Thursday 16 November 2017
Gramophone Reviews It's A Wonderful Life
"Gene Scheer is such an accomplished librettist in his understanding of how words and music collude in the theatre, nailing the narrative concisely but letting the music run with the words towards all those emotional climacterics... Heggie, for his part, is a born melodist, purveyor of the most grateful, ‘singable’ vocal lines and a word-setter of real eloquence. "
It’s interesting – and revealing – that Pentatone has a designated ‘American Operas’ series. It’s an acknowledgement, if you like, that there is something very particular, very recognisably ‘American’ about the USA’s contribution to the genre, something that separates them from the world of international contemporary opera. It’s in their traditions, their songs, and most certainly the legacy of their musical theatre.
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That said, a conspicuous masterstroke here is the climactic scene where Clara shows the despairing George what the world might have been like without him. For this bleak, nightmarish tableau Heggie takes music out of the equation, leaving Scheer’s words to resonate against an electronically derived white noise. Sondheim did something similar in the final scene of Assassins, where the drama necessitated a stark directness that only words could provide.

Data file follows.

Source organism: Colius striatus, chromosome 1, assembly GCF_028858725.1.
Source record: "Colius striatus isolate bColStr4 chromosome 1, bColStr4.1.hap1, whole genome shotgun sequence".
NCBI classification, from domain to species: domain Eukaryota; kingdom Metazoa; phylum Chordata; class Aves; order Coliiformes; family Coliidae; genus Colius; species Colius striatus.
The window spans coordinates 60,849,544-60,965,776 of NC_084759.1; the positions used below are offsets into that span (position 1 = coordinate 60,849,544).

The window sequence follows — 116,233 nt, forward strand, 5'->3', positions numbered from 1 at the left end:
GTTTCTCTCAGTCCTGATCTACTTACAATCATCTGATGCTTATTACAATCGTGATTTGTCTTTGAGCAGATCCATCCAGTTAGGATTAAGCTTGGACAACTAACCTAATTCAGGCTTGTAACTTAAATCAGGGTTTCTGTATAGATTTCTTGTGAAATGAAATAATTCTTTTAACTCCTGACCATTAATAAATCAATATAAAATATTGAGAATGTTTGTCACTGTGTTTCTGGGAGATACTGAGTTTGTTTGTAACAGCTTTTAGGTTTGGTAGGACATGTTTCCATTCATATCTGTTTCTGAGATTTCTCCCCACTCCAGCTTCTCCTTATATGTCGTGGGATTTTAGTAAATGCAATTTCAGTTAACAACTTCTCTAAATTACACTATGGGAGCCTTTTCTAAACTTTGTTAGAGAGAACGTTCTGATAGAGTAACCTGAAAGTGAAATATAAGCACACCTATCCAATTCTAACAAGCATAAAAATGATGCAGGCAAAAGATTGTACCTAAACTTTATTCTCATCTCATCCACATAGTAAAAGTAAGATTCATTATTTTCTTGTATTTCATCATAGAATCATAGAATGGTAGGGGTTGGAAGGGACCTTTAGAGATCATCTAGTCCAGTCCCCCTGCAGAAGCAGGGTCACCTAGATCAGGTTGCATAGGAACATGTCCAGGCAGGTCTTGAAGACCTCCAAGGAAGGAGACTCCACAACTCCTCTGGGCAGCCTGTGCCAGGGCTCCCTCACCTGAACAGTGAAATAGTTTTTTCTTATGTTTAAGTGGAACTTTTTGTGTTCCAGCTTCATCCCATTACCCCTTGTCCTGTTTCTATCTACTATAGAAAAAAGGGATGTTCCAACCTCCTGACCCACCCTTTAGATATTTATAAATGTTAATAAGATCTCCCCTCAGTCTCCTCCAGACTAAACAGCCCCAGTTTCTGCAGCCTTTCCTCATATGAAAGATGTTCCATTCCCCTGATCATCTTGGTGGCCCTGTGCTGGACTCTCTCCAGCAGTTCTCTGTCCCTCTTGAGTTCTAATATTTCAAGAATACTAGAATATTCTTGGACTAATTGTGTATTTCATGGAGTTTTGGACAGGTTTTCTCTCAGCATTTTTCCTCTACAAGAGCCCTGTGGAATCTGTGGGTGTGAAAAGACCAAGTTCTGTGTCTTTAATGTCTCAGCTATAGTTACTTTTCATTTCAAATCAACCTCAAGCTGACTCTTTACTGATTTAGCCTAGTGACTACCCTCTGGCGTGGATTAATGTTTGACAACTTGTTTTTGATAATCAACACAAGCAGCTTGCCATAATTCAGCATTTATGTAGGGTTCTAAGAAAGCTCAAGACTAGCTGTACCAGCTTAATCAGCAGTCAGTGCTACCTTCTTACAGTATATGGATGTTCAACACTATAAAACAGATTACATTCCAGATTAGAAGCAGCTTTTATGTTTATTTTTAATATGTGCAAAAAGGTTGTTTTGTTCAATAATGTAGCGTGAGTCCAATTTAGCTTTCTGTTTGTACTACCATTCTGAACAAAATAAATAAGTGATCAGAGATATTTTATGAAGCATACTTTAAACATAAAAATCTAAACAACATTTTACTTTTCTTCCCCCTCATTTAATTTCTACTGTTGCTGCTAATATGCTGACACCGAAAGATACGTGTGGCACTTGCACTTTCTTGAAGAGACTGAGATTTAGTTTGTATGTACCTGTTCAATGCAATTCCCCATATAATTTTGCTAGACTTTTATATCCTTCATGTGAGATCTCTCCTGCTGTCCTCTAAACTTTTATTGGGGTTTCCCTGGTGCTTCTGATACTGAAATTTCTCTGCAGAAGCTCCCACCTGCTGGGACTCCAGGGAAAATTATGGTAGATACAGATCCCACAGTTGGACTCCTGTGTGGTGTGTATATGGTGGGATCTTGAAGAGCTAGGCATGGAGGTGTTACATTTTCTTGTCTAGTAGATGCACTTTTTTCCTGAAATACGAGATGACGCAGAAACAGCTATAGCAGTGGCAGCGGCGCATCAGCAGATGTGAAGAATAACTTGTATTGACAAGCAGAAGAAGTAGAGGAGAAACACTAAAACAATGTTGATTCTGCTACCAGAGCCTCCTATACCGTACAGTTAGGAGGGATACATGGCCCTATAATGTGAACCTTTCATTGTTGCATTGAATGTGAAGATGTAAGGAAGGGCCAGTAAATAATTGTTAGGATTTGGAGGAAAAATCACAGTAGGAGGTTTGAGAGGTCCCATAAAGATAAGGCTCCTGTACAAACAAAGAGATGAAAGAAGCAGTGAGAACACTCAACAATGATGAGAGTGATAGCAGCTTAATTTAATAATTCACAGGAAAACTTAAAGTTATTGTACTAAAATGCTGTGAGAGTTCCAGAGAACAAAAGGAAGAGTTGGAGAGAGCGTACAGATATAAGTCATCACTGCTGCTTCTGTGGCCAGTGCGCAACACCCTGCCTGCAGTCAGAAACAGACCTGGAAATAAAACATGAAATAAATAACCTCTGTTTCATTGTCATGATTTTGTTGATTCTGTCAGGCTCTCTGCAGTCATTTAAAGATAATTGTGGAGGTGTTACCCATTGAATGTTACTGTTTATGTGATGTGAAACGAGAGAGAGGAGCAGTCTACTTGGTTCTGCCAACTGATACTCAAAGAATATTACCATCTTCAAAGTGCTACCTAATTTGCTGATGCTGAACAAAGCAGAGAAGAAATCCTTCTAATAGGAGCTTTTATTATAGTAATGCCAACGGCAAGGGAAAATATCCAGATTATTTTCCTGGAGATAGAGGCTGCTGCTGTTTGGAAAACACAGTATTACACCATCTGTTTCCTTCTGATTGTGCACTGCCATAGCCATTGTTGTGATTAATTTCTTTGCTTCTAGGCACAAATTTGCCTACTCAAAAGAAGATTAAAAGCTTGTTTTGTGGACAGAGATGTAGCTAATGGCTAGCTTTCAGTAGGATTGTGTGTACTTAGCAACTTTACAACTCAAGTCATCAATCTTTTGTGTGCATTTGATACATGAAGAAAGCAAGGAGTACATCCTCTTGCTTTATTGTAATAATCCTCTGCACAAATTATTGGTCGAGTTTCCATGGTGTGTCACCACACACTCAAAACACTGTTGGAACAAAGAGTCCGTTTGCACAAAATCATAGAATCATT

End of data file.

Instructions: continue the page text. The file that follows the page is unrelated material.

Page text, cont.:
It’s a chilling precursor here to the joyous resolution to come. And, in acknowledgement of the way in which this allegory and Capra’s movie speak to us all, Scheer and Heggie have a twist in store. As Clara finally gets her wings she sees something. She’s not counting stars, she’s counting angels, she says. Where? As the house lights come up she points to the audience. We all have our stories, our heartaches. But we are invited to sing. What? ‘Auld lang syne’, of course. Message received. Not a dry eye in the house – or in my living room.
Read the full review on Gramophone - November 2017 issue